by Travis Mateer
Later today I’ll be posting this week’s episode of Zoom Town. The topic is the Reserve Street homeless camps. If you want to know the history and nature of my frustrations, it will be an informative episode on a complicated subject.
During the episode I read most of the Sunday op-ed written by Susan Hay Patrick of the United Way and co-signed by Jim Hick of the Union Gospel Mission and Dave Strohmaier, our County Commissioner. This op-ed is about changing the “T” in the TEMPORARY Safe Outdoor Space to TRANSITIONAL.
The first half of the op-ed is a list of all the successes clients have had since the TSOS was established at the beginning of the pandemic. The tone in which I read out these accomplishments reflects my frustration that the narrative gatekeepers who like to publicly congratulate themselves about being such great homeless advocates are undermining the cleanup efforts at the ILLEGAL Reserve Street camps.
Let’s take a look at the language being used to highlight the TSOS and minimize/ignore problems happening at Reserve Street and the Johnson Street shelter in Midtown:
We believe it is critical to change the “T” in “TSOS” from “temporary” to “transitional,” and extend this unique public-private partnership. If we don’t, many unhoused people now residing in the TSOS, in the Johnson Street Emergency Shelter (closing April 30), or in the illegal Reserve Street encampment, will camp, or live in cars in local neighborhoods, without access to the kind of structure, relationships and services that have made the TSOS a success. This will result in poorer outcomes for unhoused people, strain our emergency-response system, and pose a risk to community health and safety Let’s stick with what works.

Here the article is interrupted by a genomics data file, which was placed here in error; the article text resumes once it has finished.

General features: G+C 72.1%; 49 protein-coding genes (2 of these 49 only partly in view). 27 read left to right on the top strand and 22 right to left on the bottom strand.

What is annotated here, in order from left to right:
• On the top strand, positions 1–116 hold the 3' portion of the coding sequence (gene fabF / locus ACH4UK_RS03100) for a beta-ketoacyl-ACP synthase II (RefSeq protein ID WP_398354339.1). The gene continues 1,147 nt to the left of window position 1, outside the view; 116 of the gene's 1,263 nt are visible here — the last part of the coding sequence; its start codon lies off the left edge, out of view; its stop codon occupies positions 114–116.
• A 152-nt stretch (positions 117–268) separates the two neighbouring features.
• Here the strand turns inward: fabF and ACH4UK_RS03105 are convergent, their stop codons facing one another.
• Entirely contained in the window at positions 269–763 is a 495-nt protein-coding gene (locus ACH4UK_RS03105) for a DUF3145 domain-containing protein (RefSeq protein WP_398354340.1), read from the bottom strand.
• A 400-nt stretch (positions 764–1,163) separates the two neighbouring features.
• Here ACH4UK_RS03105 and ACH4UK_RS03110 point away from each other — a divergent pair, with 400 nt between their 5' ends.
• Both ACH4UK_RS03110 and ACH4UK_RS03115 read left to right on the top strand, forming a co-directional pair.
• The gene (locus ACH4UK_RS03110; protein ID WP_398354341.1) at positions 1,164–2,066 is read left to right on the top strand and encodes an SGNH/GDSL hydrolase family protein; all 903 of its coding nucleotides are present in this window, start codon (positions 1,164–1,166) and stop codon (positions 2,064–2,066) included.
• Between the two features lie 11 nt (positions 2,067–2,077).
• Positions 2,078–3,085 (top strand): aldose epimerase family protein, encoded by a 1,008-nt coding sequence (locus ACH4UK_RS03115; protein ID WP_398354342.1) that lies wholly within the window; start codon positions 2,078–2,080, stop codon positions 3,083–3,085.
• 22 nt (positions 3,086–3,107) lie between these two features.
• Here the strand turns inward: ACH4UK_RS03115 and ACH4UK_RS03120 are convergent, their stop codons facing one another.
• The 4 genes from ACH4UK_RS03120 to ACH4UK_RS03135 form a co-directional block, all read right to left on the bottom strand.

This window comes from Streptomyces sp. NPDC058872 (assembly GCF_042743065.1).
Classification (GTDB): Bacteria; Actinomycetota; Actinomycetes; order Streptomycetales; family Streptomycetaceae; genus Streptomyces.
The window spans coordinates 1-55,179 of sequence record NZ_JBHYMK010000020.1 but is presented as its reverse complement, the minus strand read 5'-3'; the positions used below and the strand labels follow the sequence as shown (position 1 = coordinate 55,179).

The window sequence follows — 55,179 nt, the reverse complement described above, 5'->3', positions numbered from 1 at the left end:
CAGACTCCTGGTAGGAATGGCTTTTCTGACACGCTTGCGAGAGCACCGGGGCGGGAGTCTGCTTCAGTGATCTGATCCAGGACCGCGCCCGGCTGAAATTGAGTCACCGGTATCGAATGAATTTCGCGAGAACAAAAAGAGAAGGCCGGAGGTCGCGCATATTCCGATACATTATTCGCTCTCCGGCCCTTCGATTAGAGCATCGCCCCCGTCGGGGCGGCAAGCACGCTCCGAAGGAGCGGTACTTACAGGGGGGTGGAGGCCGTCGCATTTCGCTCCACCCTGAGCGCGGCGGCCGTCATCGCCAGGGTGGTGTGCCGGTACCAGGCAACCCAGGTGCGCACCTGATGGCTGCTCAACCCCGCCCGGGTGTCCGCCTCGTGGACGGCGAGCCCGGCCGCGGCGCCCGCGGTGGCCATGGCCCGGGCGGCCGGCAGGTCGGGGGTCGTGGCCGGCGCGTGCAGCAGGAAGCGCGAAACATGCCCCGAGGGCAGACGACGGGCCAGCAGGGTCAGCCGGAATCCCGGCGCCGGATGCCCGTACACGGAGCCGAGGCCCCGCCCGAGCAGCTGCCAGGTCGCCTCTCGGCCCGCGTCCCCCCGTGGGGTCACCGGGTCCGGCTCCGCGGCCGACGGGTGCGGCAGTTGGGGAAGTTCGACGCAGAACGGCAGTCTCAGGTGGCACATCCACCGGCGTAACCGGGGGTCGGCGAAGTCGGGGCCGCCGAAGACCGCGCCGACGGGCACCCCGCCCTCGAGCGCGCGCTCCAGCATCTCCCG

I really don’t understand why the “transitional” continuation of the TSOS is being tied to outcomes at illegal camps on Reserve Street and the Johnson Street shelter. It almost feels like a threat coming from these homeless advocates.
I’m not going to make threats in response to this bullshit. Instead, I’m going to make a promise to bring A LOT more attention to the dynamics at ALL these locations, including the arson that is happening at Johnson Street AND Reserve Street.
Yesterday I started doing my own outreach to local businesses near the TSOS and the Johnson Street shelter. And last Friday I took some video footage of the Reserve Street camps. I am also working with a client to reconnect him to his financial resources because he has been without his resources for over a year.
This is how I work, and my approach has a track record of success, and I am bringing that record of success to Reserve Street whether the manipulative homeless advocates want me to or not.
Like I said in my email, I will work with anyone who wants to be a part of the solution. Unfortunately, I no longer see the United Way and the Poverello Center as a part of the solution, especially when they are actively trying to undermine what we are trying to do at Reserve Street before spring run-off takes all the trash, needles and wasted food down stream.
Ultimately they can’t stop us from cleaning up trash on public land (or private land where the land owner is begging for assistance).
They can send condescending emails, pretend they care about the dignity of their clients, and do other underhanded things to depict organizers as angry, hateful critics of angelic do-gooders like Susan Hay Patrick, but at the end of the day WE are the ones taking action, while THEY hide behind the rhetoric of their political backers and funding sources.
Until there is a change in leadership, I’m going to just keep doing what I’m doing. If others want to help, great. And if efforts to stop us continue, well, we’re going to see how strong that narrative-gate is.